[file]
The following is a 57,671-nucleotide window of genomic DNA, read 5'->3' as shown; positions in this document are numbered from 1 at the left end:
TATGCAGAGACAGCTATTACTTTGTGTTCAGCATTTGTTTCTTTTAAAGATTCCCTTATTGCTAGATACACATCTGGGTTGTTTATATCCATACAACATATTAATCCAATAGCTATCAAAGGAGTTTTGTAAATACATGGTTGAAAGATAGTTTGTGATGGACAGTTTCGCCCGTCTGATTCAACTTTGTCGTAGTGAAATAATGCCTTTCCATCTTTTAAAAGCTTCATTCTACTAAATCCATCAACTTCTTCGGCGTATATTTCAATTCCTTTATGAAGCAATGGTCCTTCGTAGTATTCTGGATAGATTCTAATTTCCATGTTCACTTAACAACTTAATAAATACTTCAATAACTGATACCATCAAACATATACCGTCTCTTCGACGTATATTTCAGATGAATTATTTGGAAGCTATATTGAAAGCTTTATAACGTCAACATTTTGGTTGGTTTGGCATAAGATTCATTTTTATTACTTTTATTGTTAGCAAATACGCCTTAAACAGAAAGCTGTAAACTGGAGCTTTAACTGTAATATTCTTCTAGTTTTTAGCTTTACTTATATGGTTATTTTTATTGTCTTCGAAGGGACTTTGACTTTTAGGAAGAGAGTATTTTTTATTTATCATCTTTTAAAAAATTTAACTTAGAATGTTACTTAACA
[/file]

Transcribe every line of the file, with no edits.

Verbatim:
The following is a 57,671-nucleotide window of genomic DNA, read 5'->3' as shown; positions in this document are numbered from 1 at the left end:
TATGCAGAGACAGCTATTACTTTGTGTTCAGCATTTGTTTCTTTTAAAGATTCCCTTATTGCTAGATACACATCTGGGTTGTTTATATCCATACAACATATTAATCCAATAGCTATCAAAGGAGTTTTGTAAATACATGGTTGAAAGATAGTTTGTGATGGACAGTTTCGCCCGTCTGATTCAACTTTGTCGTAGTGAAATAATGCCTTTCCATCTTTTAAAAGCTTCATTCTACTAAATCCATCAACTTCTTCGGCGTATATTTCAATTCCTTTATGAAGCAATGGTCCTTCGTAGTATTCTGGATAGATTCTAATTTCCATGTTCACTTAACAACTTAATAAATACTTCAATAACTGATACCATCAAACATATACCGTCTCTTCGACGTATATTTCAGATGAATTATTTGGAAGCTATATTGAAAGCTTTATAACGTCAACATTTTGGTTGGTTTGGCATAAGATTCATTTTTATTACTTTTATTGTTAGCAAATACGCCTTAAACAGAAAGCTGTAAACTGGAGCTTTAACTGTAATATTCTTCTAGTTTTTAGCTTTACTTATATGGTTATTTTTATTGTCTTCGAAGGGACTTTGACTTTTAGGAAGAGAGTATTTTTTATTTATCATCTTTTAAAAAATTTAACTTAGAATGTTACTTAACA